Paddington 2

The search for home and family may not be a universal experience, but it is a universal feeling. Longing to belong and to be loved is a yearning that every single person has had for at least one fleeting moment. This comfort is at the core of Paddington 2, though it is disguised in a silly little kids’ caper about a mildly competent bear. 

The rise of Pixar has shown us that kids’ movies need not talk down to children nor be boring for adults, and this live-action tale of a bear and his acquired family is the most shining example of that. Paddington and his family get into all sorts of shenanigans as they look to find a stolen gift and apprehend the evil bad guy. The story is interesting and the characters charming, but  Paddington 2 never even dares to think of itself as anything less than a cinematic expression of love and family, regardless of the intended age of the audience. It is unafraid of showing its glowing emotions and being a beacon of hope in a dark and gritty world. [DC]


Phantom Thread

Phantom Thread

Freddie Quell and Lancaster Dodd. Daniel Plainview and Eli Sunday. With these characters, Paul Thomas Anderson toyed with the role of dominants and submissives by focusing on conflicts between rigid men. Phantom Thread upended that dynamic by having Reynolds (Daniel Day-Lewis) and Alma Woodcock (Vicky Krieps) occupy both roles interchangeably. The devotion that Reynolds, a dressmaker, gives his work does not allow for adjustments to his routine. Alma, undeterred by his monk-like existence, seeks to shape Reynolds just as he does her. In a riotous dinner that rivals Dodd’s vulgar lambasting of a journalist in The Master, Reynolds demands to know if Alma has been sent to ruin his life. Deep down, Woodcock knows that they truly deserve each other, even if they both bristle at the slightest attempt at provocation. “In his work,” Alma narrates, “I become perfect.” Reynolds needs someone who views his craft as instrumentally as he does. And the work is simply astounding. Phantom Thread may contain the most toxic relationship committed to film, but Anderson imbues it with an empathy one wouldn’t think possible in such a tale. (CB)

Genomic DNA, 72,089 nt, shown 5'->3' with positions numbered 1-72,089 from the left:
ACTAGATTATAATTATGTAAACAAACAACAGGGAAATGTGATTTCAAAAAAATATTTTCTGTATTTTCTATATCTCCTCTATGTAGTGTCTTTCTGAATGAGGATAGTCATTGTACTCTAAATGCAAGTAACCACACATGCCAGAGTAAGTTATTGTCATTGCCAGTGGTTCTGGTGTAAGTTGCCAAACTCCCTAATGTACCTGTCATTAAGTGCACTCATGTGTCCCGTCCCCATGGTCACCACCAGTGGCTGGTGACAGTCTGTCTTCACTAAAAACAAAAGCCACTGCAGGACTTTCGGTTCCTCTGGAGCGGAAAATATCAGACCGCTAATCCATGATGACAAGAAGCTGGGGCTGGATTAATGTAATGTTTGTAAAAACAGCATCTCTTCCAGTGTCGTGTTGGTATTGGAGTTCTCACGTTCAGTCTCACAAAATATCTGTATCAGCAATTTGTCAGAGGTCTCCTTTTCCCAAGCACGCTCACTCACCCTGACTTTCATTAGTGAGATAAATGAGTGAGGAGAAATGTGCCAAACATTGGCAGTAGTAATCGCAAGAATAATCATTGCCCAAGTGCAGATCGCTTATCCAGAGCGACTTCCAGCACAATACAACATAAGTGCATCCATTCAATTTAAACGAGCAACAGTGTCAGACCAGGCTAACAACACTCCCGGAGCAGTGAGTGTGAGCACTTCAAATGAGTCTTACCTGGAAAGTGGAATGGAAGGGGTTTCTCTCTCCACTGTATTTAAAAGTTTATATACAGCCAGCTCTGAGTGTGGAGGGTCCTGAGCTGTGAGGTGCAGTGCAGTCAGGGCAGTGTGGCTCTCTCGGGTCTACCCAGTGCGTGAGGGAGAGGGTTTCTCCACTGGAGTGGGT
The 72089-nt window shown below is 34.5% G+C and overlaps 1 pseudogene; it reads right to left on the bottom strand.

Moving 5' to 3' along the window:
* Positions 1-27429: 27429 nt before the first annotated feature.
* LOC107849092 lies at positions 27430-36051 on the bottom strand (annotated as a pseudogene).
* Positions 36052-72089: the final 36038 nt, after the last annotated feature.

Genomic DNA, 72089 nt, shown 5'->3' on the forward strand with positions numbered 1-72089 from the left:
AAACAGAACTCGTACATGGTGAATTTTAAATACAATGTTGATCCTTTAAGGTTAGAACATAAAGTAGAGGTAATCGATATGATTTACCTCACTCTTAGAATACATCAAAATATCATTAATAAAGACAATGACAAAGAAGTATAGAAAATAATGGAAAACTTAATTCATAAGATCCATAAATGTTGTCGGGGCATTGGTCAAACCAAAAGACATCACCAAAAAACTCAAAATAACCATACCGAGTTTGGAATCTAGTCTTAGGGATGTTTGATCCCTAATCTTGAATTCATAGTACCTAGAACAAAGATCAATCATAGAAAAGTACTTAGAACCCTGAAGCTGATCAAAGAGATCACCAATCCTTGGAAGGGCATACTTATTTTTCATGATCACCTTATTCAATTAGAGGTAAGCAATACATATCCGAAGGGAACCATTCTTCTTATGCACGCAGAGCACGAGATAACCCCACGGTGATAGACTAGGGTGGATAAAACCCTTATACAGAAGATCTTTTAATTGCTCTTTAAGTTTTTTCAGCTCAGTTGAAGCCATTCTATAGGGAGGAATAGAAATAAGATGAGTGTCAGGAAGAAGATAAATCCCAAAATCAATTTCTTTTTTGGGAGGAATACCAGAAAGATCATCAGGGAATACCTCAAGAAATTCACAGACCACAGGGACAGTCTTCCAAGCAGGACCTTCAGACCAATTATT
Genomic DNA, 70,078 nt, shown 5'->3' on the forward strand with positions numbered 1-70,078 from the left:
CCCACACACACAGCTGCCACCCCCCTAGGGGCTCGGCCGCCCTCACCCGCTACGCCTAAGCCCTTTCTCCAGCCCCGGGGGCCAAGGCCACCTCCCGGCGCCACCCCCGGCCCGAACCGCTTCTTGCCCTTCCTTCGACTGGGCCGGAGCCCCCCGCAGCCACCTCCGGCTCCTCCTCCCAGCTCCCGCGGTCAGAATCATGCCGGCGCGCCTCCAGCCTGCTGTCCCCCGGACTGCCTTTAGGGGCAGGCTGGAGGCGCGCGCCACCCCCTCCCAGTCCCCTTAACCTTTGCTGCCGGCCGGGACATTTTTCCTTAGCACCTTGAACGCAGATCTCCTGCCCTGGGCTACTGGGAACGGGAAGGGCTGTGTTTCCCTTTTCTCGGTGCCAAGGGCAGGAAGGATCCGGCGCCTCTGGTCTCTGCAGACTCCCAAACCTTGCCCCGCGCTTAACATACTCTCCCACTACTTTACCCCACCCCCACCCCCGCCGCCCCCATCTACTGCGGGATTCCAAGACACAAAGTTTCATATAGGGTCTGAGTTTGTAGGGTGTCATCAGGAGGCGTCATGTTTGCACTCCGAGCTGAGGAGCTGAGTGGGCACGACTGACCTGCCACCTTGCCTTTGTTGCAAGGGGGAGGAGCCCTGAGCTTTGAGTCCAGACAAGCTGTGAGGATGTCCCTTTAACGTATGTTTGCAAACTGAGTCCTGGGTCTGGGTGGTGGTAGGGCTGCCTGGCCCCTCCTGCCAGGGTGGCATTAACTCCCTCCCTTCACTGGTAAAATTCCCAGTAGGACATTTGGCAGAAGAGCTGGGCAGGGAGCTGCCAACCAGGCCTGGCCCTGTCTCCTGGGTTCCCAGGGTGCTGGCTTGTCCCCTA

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Star Wars: The Last Jedi

“Let the past die. Kill it, if you have to.” With those words, uttered by Kylo Ren (Adam Driver), director Rian Johnson signaled that he was prepared to take the Star Wars universe into a completely new direction, internet fanboys be damned. The Last Jedi is the most racially diverse Star Wars film to date, and it prominently features more women in leadership roles than any other in the franchise. But more radical even than that is the squashing of fan theories around Rey’s lineage. For seven films, the mythology of the Skywalker line held. “Who were Rey’s parents?” The Force Awakens teases. “Who cares?” The Last Jedi answers. It explodes the mythos of inherited Jedi abilities and proposes the very Buffy-like theory that anyone, from anywhere, even a nobody from the most garbage planet in the galaxy, can be a Jedi. This controversial departure from (fan) canon revolutionizes the franchise and opens it up to entirely new possibilities.  

Perhaps the most divisive aspect of the film is also what makes it particularly relevant now, and elevates it to one of the best of the decade. Rather than just showing us a battle between good versus evil, as every other movie in the series does, it pulls back the curtain to reveal the banality of another kind of evil: those who profit from conflict and refuse to take a side. It’s a departure from the usual Star Wars: Bad vs. Good narrative, one that asks for a more mature and subtle interpretation from its audience: a Star Wars movie for grown-ups. (JB)

 

The Florida Project

The Florida Project

Showing a child’s life through their eyes is an incredibly difficult needle to thread, but this film achieves just that without becoming maudlin or sentimental. Six-year-old Moonee (Brooklynn Prince) and her mother Halley (Bria Vinaite) live in a rundown motel near the Magic Kingdom and eke out an existence on the very fringes of society. For Moonee, summer break means endless days to fill with adventures alongside her friends, but the film doesn’t idealize this. Yet this is not a depressing tale. The children aren’t neglected; they’re loved and cared for by their primary guardians, and also watched over by the motel manager Bobby (Willem Dafoe in possibly the greatest performance of his career). It’s a brilliant film from co-writer and director Sean Baker that not only shows us what it’s like on the margins of the US economy, but that the most important thing for a child is that they are loved. (JB)

 

The Shape of Water

The Shape of Water